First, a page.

The EU has set a clear direction through their SAF supply targets starting in 2025 under ReFuel, and we believe further mandates and other measures that encourage and ensure demand are critical levers to support SAF use and create a growing market. This has been a main driver in the announcements of SAF production facilities across the continent as there is a guaranteed market for the fuel being produced.

 In addition, introducing standards and regulations at a global and regional level continues to provide clarity and acts as an “enabler” to the sector. ICAO has a key role to play here, providing global alignment and direction to the industry, setting guidance on decarbonisation through policy that synchronises both the increase in supply and demand of SAF.

 Beyond this, there is a need for ICAO to introduce a framework that encourages a cross-sector approach, encompassing original equipment manufacturers (OEMs), airlines, airports, fuel suppliers and others – which sets out joint and shared obligations, with policies and initiatives sharing burden across the supply chain.

What else is needed to support the sector in achieving industry targets?

One of the major challenges is the cost of SAF, it is 2-8 times more expensive than conventional jet fuel.[2] The ability for the sector to absorb and spread this increased cost will not occur without action from government and broader industry working together to introduce common standards, so that understanding is formed, agreed and delivered. This will provide confidence that needs to be built in investment economics and ensure competitors and different countries and regions move in lockstep.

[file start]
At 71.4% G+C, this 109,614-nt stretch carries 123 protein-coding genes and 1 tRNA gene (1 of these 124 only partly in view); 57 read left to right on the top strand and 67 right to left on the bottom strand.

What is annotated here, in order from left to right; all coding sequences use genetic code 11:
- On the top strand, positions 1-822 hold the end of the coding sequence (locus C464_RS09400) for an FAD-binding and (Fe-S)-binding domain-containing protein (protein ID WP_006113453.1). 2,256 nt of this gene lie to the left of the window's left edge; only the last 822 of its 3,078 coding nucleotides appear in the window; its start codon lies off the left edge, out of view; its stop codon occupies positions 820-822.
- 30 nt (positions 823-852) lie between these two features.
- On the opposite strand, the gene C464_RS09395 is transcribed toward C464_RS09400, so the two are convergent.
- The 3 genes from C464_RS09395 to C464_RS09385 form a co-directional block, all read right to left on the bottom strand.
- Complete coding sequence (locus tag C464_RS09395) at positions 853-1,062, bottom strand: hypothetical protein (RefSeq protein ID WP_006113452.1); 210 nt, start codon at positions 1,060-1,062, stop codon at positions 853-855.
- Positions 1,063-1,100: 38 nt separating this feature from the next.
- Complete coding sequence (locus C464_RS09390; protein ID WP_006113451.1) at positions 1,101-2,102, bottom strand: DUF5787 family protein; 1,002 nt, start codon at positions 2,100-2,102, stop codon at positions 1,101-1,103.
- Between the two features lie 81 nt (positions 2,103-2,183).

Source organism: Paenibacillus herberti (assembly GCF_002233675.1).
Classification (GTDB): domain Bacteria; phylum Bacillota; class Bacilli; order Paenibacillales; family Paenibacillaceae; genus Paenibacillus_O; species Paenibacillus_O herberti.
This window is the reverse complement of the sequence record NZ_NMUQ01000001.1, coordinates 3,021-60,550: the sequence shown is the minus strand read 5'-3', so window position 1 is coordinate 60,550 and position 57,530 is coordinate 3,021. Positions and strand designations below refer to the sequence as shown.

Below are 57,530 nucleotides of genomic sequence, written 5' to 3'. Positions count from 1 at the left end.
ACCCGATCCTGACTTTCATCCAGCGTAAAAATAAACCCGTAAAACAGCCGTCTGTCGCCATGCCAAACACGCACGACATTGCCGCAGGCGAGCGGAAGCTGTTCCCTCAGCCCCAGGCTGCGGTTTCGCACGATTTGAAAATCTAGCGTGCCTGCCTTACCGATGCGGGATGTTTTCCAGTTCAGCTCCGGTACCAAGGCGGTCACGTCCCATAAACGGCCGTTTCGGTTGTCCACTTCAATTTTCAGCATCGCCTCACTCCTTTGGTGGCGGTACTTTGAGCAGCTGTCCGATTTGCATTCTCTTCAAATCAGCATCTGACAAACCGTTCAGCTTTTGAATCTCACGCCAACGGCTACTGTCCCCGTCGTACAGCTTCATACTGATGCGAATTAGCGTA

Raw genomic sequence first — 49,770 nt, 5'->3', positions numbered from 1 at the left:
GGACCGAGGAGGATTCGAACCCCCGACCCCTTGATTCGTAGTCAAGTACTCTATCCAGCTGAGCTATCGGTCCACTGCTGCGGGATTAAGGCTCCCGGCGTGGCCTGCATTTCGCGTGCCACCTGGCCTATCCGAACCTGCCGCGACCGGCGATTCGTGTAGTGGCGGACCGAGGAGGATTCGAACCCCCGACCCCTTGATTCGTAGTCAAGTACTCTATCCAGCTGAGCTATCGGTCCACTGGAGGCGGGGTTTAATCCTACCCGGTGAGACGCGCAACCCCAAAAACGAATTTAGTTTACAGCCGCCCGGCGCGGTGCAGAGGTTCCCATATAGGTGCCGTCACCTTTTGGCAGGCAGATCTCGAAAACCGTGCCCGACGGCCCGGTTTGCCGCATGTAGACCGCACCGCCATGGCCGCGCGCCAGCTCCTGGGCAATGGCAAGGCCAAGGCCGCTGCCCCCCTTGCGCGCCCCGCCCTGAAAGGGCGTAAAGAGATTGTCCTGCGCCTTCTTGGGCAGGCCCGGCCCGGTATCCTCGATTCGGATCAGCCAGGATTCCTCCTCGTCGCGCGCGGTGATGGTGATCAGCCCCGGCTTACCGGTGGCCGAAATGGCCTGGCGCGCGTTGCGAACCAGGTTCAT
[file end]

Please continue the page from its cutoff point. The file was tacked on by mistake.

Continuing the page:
Mandates can be a useful lever to support SAF use and to develop the market for SAF. However, policy should offer comprehensive solutions, so incentives should be introduced alongside mandates to drive price stability and help overcome the SAF affordability challenge the aviation industry is facing. Incentives need to ensure that key actors – airlines, airports, original equipment manufacturers (OEMs) and fuel producers and suppliers – take simultaneous actions.

While support and targets are being introduced, what more can the industry do to encourage progress on SAF?

Currently, demand for SAF is fragmented, and without a collated significant pull from various individual customers, it can prevent investment, expansion and increase in supply. As a concentrated industry, business travel is uniquely positioned to play a role in addressing this issue. They represent a minority of flight passengers, but a far greater proportion of airline profits compared to leisure travellers – creating a concentrated, high-impact demand.

This is why Shell came together with Amex GBT, Accenture and Energy Web Foundation - to aggregate global business demand for SAF, with the goal of increasing SAF supply and use. The result was Avelia – one of the world’s first blockchain powered digital book-and-claim solutions for scaling SAF. In a nutshell, Avelia aims to help support the scaling of SAF by enabling business travellers and airlines to share the cost of SAF while each receiving respective credit for the associated carbon emission reductions.

We are already seeing some strong momentum building behind Avelia, with participants now including Google, Bank of America, Aon, Cathay Pacific, JetBlue, Delta, Japan Airlines and Emirates. As well as helping to demonstrate the credibility of a book and claim model, bringing together airlines and corporates is crucial for providing the strong demand signal Shell – and the rest of the value chain – needs to scale up SAF production and accelerate development of SAF infrastructure.